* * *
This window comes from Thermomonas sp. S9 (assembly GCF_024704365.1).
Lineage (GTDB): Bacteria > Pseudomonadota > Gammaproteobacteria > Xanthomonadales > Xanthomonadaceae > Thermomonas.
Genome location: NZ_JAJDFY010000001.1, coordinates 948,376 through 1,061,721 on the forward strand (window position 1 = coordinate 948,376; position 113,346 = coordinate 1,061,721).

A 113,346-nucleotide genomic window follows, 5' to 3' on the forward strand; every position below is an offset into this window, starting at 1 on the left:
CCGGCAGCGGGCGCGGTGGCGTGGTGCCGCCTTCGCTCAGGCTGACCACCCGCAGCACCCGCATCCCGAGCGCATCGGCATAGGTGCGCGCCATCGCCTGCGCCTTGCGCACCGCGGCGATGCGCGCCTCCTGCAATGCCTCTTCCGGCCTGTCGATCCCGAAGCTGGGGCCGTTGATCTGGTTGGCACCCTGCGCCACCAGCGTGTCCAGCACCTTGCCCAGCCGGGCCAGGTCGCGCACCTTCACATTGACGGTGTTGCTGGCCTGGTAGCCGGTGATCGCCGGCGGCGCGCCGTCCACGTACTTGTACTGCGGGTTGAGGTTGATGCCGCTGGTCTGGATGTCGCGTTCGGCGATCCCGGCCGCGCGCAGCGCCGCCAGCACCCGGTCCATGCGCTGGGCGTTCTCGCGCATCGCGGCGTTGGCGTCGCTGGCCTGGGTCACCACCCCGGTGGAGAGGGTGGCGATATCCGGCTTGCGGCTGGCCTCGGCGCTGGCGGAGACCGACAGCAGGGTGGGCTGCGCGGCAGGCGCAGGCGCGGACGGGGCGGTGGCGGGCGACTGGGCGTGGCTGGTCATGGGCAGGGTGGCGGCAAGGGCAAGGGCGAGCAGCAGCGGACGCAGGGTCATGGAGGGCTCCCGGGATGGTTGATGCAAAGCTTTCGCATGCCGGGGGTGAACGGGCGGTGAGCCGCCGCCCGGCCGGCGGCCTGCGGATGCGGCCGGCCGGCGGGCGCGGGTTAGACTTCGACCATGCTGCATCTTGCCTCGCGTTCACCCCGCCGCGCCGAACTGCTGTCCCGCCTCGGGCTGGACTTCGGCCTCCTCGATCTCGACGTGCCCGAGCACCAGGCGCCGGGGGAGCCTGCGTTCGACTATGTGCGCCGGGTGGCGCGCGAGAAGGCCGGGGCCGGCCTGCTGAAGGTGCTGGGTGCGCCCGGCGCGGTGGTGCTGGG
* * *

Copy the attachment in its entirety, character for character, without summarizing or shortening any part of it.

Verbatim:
This window comes from Thermomonas sp. S9 (assembly GCF_024704365.1).
Lineage (GTDB): Bacteria > Pseudomonadota > Gammaproteobacteria > Xanthomonadales > Xanthomonadaceae > Thermomonas.
Genome location: NZ_JAJDFY010000001.1, coordinates 948,376 through 1,061,721 on the forward strand (window position 1 = coordinate 948,376; position 113,346 = coordinate 1,061,721).

A 113,346-nucleotide genomic window follows, 5' to 3' on the forward strand; every position below is an offset into this window, starting at 1 on the left:
CCGGCAGCGGGCGCGGTGGCGTGGTGCCGCCTTCGCTCAGGCTGACCACCCGCAGCACCCGCATCCCGAGCGCATCGGCATAGGTGCGCGCCATCGCCTGCGCCTTGCGCACCGCGGCGATGCGCGCCTCCTGCAATGCCTCTTCCGGCCTGTCGATCCCGAAGCTGGGGCCGTTGATCTGGTTGGCACCCTGCGCCACCAGCGTGTCCAGCACCTTGCCCAGCCGGGCCAGGTCGCGCACCTTCACATTGACGGTGTTGCTGGCCTGGTAGCCGGTGATCGCCGGCGGCGCGCCGTCCACGTACTTGTACTGCGGGTTGAGGTTGATGCCGCTGGTCTGGATGTCGCGTTCGGCGATCCCGGCCGCGCGCAGCGCCGCCAGCACCCGGTCCATGCGCTGGGCGTTCTCGCGCATCGCGGCGTTGGCGTCGCTGGCCTGGGTCACCACCCCGGTGGAGAGGGTGGCGATATCCGGCTTGCGGCTGGCCTCGGCGCTGGCGGAGACCGACAGCAGGGTGGGCTGCGCGGCAGGCGCAGGCGCGGACGGGGCGGTGGCGGGCGACTGGGCGTGGCTGGTCATGGGCAGGGTGGCGGCAAGGGCAAGGGCGAGCAGCAGCGGACGCAGGGTCATGGAGGGCTCCCGGGATGGTTGATGCAAAGCTTTCGCATGCCGGGGGTGAACGGGCGGTGAGCCGCCGCCCGGCCGGCGGCCTGCGGATGCGGCCGGCCGGCGGGCGCGGGTTAGACTTCGACCATGCTGCATCTTGCCTCGCGTTCACCCCGCCGCGCCGAACTGCTGTCCCGCCTCGGGCTGGACTTCGGCCTCCTCGATCTCGACGTGCCCGAGCACCAGGCGCCGGGGGAGCCTGCGTTCGACTATGTGCGCCGGGTGGCGCGCGAGAAGGCCGGGGCCGGCCTGCTGAAGGTGCTGGGTGCGCCCGGCGCGGTGGTGCTGGG